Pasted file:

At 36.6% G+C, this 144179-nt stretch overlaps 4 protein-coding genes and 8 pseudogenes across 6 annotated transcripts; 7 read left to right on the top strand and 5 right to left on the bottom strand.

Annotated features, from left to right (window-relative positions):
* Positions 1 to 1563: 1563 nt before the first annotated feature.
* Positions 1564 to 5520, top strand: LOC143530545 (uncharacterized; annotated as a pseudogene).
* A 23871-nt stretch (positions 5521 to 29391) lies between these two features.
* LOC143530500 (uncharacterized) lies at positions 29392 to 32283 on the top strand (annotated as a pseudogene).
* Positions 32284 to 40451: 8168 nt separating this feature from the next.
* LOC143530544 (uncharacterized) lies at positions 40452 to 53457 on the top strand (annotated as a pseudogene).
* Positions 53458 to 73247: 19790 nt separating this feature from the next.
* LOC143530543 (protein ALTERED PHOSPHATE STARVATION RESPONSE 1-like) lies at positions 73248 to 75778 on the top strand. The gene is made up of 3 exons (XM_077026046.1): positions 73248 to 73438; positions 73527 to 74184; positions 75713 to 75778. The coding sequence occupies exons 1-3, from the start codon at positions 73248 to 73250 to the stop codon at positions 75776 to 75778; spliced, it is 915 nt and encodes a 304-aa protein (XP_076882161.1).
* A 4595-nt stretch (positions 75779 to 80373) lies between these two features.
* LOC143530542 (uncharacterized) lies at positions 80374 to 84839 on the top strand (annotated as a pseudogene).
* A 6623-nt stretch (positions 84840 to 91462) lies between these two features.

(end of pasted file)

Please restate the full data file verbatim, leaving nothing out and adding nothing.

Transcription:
At 36.6% G+C, this 144179-nt stretch overlaps 4 protein-coding genes and 8 pseudogenes across 6 annotated transcripts; 7 read left to right on the top strand and 5 right to left on the bottom strand.

Annotated features, from left to right (window-relative positions):
* Positions 1 to 1563: 1563 nt before the first annotated feature.
* Positions 1564 to 5520, top strand: LOC143530545 (uncharacterized; annotated as a pseudogene).
* A 23871-nt stretch (positions 5521 to 29391) lies between these two features.
* LOC143530500 (uncharacterized) lies at positions 29392 to 32283 on the top strand (annotated as a pseudogene).
* Positions 32284 to 40451: 8168 nt separating this feature from the next.
* LOC143530544 (uncharacterized) lies at positions 40452 to 53457 on the top strand (annotated as a pseudogene).
* Positions 53458 to 73247: 19790 nt separating this feature from the next.
* LOC143530543 (protein ALTERED PHOSPHATE STARVATION RESPONSE 1-like) lies at positions 73248 to 75778 on the top strand. The gene is made up of 3 exons (XM_077026046.1): positions 73248 to 73438; positions 73527 to 74184; positions 75713 to 75778. The coding sequence occupies exons 1-3, from the start codon at positions 73248 to 73250 to the stop codon at positions 75776 to 75778; spliced, it is 915 nt and encodes a 304-aa protein (XP_076882161.1).
* A 4595-nt stretch (positions 75779 to 80373) lies between these two features.
* LOC143530542 (uncharacterized) lies at positions 80374 to 84839 on the top strand (annotated as a pseudogene).
* A 6623-nt stretch (positions 84840 to 91462) lies between these two features.